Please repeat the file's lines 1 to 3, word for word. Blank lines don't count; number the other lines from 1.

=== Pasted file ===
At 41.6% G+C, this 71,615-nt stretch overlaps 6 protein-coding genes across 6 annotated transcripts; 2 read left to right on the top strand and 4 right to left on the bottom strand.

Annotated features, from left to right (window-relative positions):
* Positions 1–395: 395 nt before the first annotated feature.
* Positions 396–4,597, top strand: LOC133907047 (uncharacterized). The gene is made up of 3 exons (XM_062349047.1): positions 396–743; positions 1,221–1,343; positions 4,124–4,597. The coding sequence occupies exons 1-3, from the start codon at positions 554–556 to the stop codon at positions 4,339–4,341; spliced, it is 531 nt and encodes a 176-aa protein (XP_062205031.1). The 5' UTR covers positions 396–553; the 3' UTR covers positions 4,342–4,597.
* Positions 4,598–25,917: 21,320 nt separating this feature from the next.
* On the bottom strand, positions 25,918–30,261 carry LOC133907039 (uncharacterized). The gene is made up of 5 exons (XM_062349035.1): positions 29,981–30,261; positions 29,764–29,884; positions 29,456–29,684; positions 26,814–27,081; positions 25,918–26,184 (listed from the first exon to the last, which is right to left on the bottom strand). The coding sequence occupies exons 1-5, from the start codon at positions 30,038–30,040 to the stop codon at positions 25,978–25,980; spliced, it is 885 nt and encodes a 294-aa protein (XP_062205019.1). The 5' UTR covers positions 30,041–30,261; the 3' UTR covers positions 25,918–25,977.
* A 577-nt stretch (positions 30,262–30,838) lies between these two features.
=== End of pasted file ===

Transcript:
At 41.6% G+C, this 71,615-nt stretch overlaps 6 protein-coding genes across 6 annotated transcripts; 2 read left to right on the top strand and 4 right to left on the bottom strand.

Annotated features, from left to right (window-relative positions):
* Positions 1–395: 395 nt before the first annotated feature.